Simple Refactoring: Creating a New Class5:54 with Ben Deitch
There is a famous Boy Scout rule that states: "Always leave the campground cleaner than you found it." As software developers we want to adopt a similar rule, except we're dealing with code, not campgrounds. In programming, this process is known as "refactoring," and we'll refactor our code using some handy tools built into the IDE.
Things to Consider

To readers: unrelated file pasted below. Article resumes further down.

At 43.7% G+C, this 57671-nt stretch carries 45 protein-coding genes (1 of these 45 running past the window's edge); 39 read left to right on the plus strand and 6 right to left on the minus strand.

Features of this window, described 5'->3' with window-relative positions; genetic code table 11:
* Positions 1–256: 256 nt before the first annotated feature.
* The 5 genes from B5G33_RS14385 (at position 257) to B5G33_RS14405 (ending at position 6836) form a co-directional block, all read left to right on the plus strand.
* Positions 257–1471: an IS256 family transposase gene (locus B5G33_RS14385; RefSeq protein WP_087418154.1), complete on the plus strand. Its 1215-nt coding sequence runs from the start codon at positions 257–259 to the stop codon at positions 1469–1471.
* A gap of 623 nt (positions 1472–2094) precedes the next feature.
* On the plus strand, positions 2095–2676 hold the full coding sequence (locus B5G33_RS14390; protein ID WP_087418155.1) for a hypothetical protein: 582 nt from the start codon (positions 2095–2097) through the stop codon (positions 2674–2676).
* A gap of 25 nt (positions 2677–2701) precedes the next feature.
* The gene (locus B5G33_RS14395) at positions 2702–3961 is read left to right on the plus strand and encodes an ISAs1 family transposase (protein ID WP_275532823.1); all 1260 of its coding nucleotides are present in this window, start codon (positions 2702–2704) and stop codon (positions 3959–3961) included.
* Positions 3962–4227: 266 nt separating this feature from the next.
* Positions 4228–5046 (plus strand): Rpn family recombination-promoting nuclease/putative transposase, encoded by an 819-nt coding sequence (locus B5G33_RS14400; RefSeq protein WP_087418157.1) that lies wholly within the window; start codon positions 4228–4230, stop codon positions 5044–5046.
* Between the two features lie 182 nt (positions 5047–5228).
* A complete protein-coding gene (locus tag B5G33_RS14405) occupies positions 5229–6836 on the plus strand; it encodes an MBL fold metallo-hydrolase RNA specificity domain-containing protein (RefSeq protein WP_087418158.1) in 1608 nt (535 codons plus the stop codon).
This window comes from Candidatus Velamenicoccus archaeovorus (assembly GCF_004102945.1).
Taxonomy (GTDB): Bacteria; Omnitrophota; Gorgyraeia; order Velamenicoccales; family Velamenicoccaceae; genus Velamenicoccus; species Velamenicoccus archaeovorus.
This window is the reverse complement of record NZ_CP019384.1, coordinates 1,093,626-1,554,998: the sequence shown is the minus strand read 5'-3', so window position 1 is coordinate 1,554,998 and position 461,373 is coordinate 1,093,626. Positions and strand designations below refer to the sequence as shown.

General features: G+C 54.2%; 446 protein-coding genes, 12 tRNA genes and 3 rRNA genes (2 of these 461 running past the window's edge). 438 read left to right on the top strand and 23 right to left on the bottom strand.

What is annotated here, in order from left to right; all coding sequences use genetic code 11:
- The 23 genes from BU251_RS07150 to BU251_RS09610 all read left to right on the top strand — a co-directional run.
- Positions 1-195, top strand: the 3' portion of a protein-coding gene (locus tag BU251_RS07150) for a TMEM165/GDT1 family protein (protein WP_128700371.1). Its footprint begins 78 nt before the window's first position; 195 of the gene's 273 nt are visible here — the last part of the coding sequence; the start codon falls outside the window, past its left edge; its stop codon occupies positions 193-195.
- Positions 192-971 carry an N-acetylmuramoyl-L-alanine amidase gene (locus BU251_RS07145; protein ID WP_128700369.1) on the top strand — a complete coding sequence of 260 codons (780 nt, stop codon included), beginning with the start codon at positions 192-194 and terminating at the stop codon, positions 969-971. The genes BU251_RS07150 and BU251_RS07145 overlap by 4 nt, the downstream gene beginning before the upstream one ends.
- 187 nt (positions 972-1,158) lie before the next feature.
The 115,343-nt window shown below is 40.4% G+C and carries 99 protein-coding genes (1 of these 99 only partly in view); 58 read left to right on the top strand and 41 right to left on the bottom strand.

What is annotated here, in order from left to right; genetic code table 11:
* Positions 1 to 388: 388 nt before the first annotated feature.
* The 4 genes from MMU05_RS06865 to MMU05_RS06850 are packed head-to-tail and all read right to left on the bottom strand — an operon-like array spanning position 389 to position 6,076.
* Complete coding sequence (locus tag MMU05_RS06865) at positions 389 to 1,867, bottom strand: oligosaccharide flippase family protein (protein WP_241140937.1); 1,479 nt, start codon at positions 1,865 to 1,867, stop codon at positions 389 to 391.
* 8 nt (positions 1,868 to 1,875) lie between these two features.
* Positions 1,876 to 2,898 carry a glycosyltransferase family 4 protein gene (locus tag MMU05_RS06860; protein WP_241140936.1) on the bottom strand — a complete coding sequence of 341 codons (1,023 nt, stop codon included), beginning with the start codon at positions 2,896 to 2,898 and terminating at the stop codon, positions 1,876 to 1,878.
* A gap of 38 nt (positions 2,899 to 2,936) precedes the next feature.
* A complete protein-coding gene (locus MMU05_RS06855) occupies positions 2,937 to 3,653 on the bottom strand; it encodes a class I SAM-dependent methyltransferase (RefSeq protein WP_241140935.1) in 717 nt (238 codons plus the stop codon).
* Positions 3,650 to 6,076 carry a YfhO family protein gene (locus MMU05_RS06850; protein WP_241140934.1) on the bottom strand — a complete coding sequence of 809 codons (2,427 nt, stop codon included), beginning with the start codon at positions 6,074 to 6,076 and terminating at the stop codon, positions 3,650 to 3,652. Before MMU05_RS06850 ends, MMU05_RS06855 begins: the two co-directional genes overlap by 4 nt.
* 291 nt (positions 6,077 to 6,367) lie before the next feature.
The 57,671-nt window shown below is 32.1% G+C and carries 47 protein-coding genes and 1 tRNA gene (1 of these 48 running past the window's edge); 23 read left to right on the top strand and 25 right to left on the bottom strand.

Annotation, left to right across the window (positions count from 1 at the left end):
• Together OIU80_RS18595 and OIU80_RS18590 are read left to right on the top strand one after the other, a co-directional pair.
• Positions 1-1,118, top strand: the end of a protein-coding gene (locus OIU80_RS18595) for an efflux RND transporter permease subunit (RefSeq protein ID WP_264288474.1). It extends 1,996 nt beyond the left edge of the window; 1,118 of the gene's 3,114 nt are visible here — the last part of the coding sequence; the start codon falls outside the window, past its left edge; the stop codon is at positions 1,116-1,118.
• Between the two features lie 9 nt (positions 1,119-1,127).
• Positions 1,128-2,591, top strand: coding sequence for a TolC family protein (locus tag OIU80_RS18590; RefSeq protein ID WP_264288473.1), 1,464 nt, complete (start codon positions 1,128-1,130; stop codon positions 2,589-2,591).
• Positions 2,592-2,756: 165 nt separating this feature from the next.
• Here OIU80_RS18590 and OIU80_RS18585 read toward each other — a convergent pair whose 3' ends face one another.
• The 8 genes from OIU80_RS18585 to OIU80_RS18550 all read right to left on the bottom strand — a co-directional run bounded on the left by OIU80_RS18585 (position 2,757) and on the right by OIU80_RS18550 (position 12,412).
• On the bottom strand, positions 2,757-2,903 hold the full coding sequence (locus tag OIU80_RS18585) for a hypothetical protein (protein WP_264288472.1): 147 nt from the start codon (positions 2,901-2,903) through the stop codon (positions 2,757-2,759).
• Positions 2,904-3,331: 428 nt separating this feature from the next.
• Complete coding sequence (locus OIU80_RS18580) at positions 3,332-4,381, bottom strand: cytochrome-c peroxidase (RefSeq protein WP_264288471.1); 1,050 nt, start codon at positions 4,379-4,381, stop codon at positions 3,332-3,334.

[MUSIC] 0:00 Have you ever heard the old Boy Scout rule always leave the campground cleaner than 0:04 you found it? 0:08 As software developers we want to adopt this similar rule. 0:09 Every time we make a change to our code or someone else's code we want to try and 0:12 clean it up or improve it in some way. 0:16 We don't necessarily want to make any big changes. 0:19 But if we see an opportunity to, let's say use a variable, 0:21 instead of a hard-coded value, then we should make and test that change. 0:25 The important thing to emphasize here, 0:29 is that we don't want to change the behavior of the code. 0:31 We're just looking for opportunities to make it a little cleaner and 0:34 maybe more efficient. 0:37 Or maybe more maintainable for someone else to work with in the future. 0:38 This process is known as refactoring. 0:42 Let's see how we can do some refactoring with our fun fact code. 0:44 Right now, we have all of our code in this fun facts activity class. 0:48 And it works fine. 0:53 But what if we want to add a new activity that 0:55 also randomly selected one of our fun facts? 0:57 We could copy all of this code and add it to the new activity. 1:00 But then we would have the same code doing the same thing in two different places. 1:04 Then if we change this code for 1:09 some reason we'd have to remember to make this same change in the other activity. 1:11 This violates a core principle of software development. 1:16 The don't repeat yourself principle. 1:19 A better solution is to move the code that is repeated to a reusable component. 1:21 In this case, that can be a new object that can be used in multiple activities. 1:26 We learned before that activities are used to control how things work on the screen. 1:30 Our code does that, but 1:35 it also controls how the factors generated behind the scenes. 1:36 Let's make an object that separates out fact to generation. 1:40 Not only will it make our code a little cleaner, but 1:44 it will also prevent us from repeating ourselves in code. 1:47 It's another good programming practice to give each class a single responsibility. 1:51 So in our case, 1:55 the fun facts activity class will handle only how the screen looks and works. 1:56 And then new object, which we'll call fact book, will only 2:01 handle things about the facts themselves like how they are stored and selected. 2:04 This is another programming principle known as the single 2:09 responsibility principle. 2:11 All right, let me open up the project pane and then create our new fact book object. 2:13 There are a couple ways to do this. 2:18 We can go File, New and then pick Java Class, or 2:20 we can right click on our package and select new Java class. 2:29 I'll choose this option. 2:35 Then for the name, let's type FactBook. 2:36 And since we're making a normal class, we can leave this as is and click OK. 2:41 And here's our new file. 2:47 If we look over to the project pane, 2:49 we can see that a new FactBook file has been added to our package. 2:51 And our package now has two classes in it. 2:54 Also, at the top of our class, Android Studio has added a comment for us. 2:57 I'm not a big fan of this automatic comment, but luckily, 3:02 we can change a preference to make this not happen in the future. 3:05 Follow along if you'd like. 3:08 I'm going to click on Android Studio and then open the Preferences window. 3:10 Then expand Editor and select File and 3:17 Code Templates and over on the Includes tab select File Header. 3:22 And then delete everything in the window on the right, and hit OK. 3:28 We still need to delete this comment by hand though. 3:35 This class will be the blueprint for our FactBook object. 3:44 Remember that an object has two main components. 3:48 Fields or Member Variables which are properties about the object, 3:52 as well as Methods which are the actions the object can take. 4:00 This object only needs to do one thing, get a random fact. 4:10 Let's define a method for it. 4:15 We'll call it get fact, and 4:16 it will return a string, which will be the randomly chosen fact. 4:18 Right after our methods comment, let's type public String getFact, 4:21 with open and closing parenthesis, an open curly bracket, and hit Enter. 4:28 Now we just need to make this method return a random fact. 4:34 Let's cut and paste some code from our activity class into our getFact method. 4:37 This is the refactoring part. 4:42 Over in FunFactsActivity, and let me hide the project pane, 4:44 select everything here in the onClick method, except for 4:50 the last two lines where we're actually setting the text. 4:54 Since setting the text is part of how the screen looks, 4:59 it should stay as a responsibility of our activity class. 5:02 Then let's cut the text with Cmd or Ctrl+X. 5:06 Let's leave this error for now and go back to our FactBook class and 5:10 paste in the code. 5:14 We didn't copy over any of our imports. 5:16 So hit OK to let Android Studio automatically create the ones we need. 5:19 GetFact now gets a random element from the facts array. 5:25 But we still need to return which fact was selected. 5:29 So instead of setting up a fact variable with a random fact, 5:32 let's just return the random fact. 5:36 Nice, we've just made a new FactBook class and 5:42 given it a method which will return a random fact. 5:45 Let's take a short break, and then we'll see how to use our method and 5:49 fun facts activity. 5:53
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